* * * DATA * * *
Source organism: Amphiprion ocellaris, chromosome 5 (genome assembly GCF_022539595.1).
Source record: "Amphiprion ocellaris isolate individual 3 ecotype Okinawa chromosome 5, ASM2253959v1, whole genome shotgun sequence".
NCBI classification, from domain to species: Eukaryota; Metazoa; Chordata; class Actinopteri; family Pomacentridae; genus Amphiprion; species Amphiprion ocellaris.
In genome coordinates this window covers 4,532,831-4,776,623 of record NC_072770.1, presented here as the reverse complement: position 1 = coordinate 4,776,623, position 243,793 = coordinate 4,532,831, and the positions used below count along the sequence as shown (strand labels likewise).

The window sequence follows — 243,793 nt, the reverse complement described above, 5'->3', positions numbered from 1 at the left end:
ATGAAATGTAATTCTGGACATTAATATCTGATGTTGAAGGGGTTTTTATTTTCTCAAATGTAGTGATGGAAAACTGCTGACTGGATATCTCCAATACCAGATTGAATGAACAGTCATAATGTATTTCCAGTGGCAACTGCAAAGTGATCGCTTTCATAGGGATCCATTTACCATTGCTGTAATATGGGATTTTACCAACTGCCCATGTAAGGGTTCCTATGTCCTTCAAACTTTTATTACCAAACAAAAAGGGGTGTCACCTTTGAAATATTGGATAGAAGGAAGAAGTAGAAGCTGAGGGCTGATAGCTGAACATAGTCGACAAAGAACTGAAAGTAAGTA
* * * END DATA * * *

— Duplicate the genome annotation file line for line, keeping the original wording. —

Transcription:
Source organism: Amphiprion ocellaris, chromosome 5 (genome assembly GCF_022539595.1).
Source record: "Amphiprion ocellaris isolate individual 3 ecotype Okinawa chromosome 5, ASM2253959v1, whole genome shotgun sequence".
NCBI classification, from domain to species: Eukaryota; Metazoa; Chordata; class Actinopteri; family Pomacentridae; genus Amphiprion; species Amphiprion ocellaris.
In genome coordinates this window covers 4,532,831-4,776,623 of record NC_072770.1, presented here as the reverse complement: position 1 = coordinate 4,776,623, position 243,793 = coordinate 4,532,831, and the positions used below count along the sequence as shown (strand labels likewise).

The window sequence follows — 243,793 nt, the reverse complement described above, 5'->3', positions numbered from 1 at the left end:
ATGAAATGTAATTCTGGACATTAATATCTGATGTTGAAGGGGTTTTTATTTTCTCAAATGTAGTGATGGAAAACTGCTGACTGGATATCTCCAATACCAGATTGAATGAACAGTCATAATGTATTTCCAGTGGCAACTGCAAAGTGATCGCTTTCATAGGGATCCATTTACCATTGCTGTAATATGGGATTTTACCAACTGCCCATGTAAGGGTTCCTATGTCCTTCAAACTTTTATTACCAAACAAAAAGGGGTGTCACCTTTGAAATATTGGATAGAAGGAAGAAGTAGAAGCTGAGGGCTGATAGCTGAACATAGTCGACAAAGAACTGAAAGTAAGTA